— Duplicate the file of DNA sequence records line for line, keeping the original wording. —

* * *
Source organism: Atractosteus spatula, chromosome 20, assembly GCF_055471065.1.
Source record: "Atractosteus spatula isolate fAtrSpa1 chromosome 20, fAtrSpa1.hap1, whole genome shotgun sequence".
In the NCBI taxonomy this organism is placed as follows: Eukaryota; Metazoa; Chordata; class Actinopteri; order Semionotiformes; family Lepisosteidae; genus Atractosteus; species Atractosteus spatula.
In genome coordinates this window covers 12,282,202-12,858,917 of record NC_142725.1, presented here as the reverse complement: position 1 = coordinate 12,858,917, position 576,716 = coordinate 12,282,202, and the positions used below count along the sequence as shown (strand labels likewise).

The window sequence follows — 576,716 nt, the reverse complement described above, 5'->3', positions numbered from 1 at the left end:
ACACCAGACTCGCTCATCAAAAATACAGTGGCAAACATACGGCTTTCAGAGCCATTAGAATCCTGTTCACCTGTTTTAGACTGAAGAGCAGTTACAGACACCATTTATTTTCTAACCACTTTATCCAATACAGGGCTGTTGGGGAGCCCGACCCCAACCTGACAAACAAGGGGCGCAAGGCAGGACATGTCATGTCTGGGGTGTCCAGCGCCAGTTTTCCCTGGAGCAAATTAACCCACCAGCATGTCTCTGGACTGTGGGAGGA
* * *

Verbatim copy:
Source organism: Atractosteus spatula, chromosome 20, assembly GCF_055471065.1.
Source record: "Atractosteus spatula isolate fAtrSpa1 chromosome 20, fAtrSpa1.hap1, whole genome shotgun sequence".
In the NCBI taxonomy this organism is placed as follows: Eukaryota; Metazoa; Chordata; class Actinopteri; order Semionotiformes; family Lepisosteidae; genus Atractosteus; species Atractosteus spatula.
In genome coordinates this window covers 12,282,202-12,858,917 of record NC_142725.1, presented here as the reverse complement: position 1 = coordinate 12,858,917, position 576,716 = coordinate 12,282,202, and the positions used below count along the sequence as shown (strand labels likewise).

The window sequence follows — 576,716 nt, the reverse complement described above, 5'->3', positions numbered from 1 at the left end:
ACACCAGACTCGCTCATCAAAAATACAGTGGCAAACATACGGCTTTCAGAGCCATTAGAATCCTGTTCACCTGTTTTAGACTGAAGAGCAGTTACAGACACCATTTATTTTCTAACCACTTTATCCAATACAGGGCTGTTGGGGAGCCCGACCCCAACCTGACAAACAAGGGGCGCAAGGCAGGACATGTCATGTCTGGGGTGTCCAGCGCCAGTTTTCCCTGGAGCAAATTAACCCACCAGCATGTCTCTGGACTGTGGGAGGA